Starting at Shahi


When we first came to Shahi, we were presented with a list of potential projects as options for what we could choose to do this summer. Confused and overwhelmed, we weren’t sure how to narrow down what we wanted to work on when every project sounded like such a great idea. Our supervisors, Chitra and Anant, wanted us to decide on our projects earlier in the summer so that we wouldn’t be rushed towards the end, as this had been an issue during previous years. While Chitra was away one afternoon, we were told that we needed to have our initial project proposals done by the end of the day. We frantically attempted to collect our  thoughts and put them down on paper.

Given my background, interest, and knowledge of different languages, I knew that I wanted to do something related to this. Two summers ago, a previous CASI intern (Kendra) had done a project at Shahi focused on language differences and the effects that these differences had on migrant workers. In summary, she found that while it was previously assumed that migrants from northern and northeastern parts of India spoke and understood Hindi, this was not true for many migrants from Odisha, Assam, and other states where the native language is not Hindi. Not only did this discrepancy lead to workplace discrimination and mistreatment, it also had a lot of negative implications with regards to safety as these migrant workers were not able to read or understand safety signs posted around the factories. Kendra’s project gave a clear indication to Shahi that more work needs to be done to understand and accommodate for migrant workers at Shahi.

With my natural inclination towards studying languages, I was very fascinated by this project and Kendra’s findings. This inspired me to design my primary project around creating language classes for migrant workers. Language is a huge privilege and my initial goal was to equip migrants with the power to navigate their way around Bangalore a little more easily. While reviewing this idea with Chitra and the rest of the OD team, I was immediately hit with a lot of questions. Do the migrants even want to learn a language? If so, what? Do they have time for these classes? Who would teach these classes? Where and when would the classes take place? I realized quickly that I needed to learn more about the current situation and exactly what the migrants would like before imposing my own ideas upon them. This lead me to create a survey in which I attempt to ask these questions and more including questions about hostel life, adjustment, and long-term aspirations.

Long before designing and implementing the surveys, I visited numerous hostels around Bangalore and interviewed residents about their living situation, diet, leisure time, freedom of movement, etc. I distinctly remember the first hostel we visited when we were all attempting to ask questions in English and the young women at the hostel appeared to be very shy and answered only in short phrases. That’s when I got the idea to switch to Hindi. The minute I asked my first question in Hindi, the girls’ faces lit up and they started asking me about how I knew Hindi. They immediately became more talkative and it seemed almost like I could have a natural conversation with them without the help of other staff. This was the moment I realized that my project should be related to migrants as this is where my strengths are. I could use Hindi as a tool to truly connect with these young women and talk to them myself instead of having to work through other channels.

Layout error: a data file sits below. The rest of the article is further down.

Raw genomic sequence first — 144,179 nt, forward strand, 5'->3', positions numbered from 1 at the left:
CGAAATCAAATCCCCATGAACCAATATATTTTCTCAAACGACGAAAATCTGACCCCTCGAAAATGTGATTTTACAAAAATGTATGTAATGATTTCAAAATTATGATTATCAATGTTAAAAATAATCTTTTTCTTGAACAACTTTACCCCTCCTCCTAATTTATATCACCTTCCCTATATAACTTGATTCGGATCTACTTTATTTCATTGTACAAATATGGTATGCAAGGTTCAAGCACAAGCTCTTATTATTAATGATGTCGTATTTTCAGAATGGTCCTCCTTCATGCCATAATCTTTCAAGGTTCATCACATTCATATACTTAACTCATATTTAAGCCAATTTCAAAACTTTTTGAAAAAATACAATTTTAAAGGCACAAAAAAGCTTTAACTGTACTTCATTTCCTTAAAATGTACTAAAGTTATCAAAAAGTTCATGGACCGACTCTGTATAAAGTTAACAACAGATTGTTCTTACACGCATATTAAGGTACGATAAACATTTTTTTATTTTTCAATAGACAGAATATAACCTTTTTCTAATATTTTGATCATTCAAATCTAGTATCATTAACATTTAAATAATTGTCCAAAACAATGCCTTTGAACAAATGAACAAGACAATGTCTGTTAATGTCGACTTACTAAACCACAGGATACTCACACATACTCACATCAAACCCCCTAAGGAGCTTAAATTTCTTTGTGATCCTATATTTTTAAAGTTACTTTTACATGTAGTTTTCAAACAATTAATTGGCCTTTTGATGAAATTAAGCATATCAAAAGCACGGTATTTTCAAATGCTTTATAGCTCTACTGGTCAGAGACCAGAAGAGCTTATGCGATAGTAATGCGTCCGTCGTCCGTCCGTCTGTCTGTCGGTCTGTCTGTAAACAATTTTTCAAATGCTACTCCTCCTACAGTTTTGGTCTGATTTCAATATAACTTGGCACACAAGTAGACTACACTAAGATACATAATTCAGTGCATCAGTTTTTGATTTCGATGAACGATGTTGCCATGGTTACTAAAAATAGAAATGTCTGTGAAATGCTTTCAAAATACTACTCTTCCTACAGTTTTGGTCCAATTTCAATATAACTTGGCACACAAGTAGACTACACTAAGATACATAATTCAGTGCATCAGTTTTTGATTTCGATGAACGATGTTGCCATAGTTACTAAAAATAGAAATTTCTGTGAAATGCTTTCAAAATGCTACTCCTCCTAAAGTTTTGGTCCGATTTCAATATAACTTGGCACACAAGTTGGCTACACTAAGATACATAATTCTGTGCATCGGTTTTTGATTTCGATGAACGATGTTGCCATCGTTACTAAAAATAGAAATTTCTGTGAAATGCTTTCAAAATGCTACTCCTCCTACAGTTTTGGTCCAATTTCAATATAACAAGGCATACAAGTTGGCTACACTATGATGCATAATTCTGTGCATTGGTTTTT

I decided my second project in a similar way. While visiting many different units around Bangalore, we met with HR personnel, visited counselling cells, dispensaries, and creches. Learning about Shahi through all these field visits was a truly incredible experience but I was immediately drawn to the little kids at the creche facilities. One of the ideas on the initial list of project options was standardizing creche across all Shahi units. While my co-intern Lawrence was busy interviewing the teachers of every creche unit we visited, I often became distracted playing with the kids or taking the little ones onto my lap. I have a lot of previous experience working with young children through summer camps and tutoring jobs and this was an area where I had clear interest. Lawrence and I decided that he would create an academic guide for the kids while I looked at it from a health and nutrition perspective.



In my next blog I’ll go into depth about completing the migrants project as well as my secondary project with the creche!


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About Raisa Shah

Class of 2019 in the School of Arts and Sciences. Majoring in Political Science with a concentration in International Relations and minoring in Spanish and potentially Law and Society. Intern at Shahi Exports in Bangalore for summer 2017.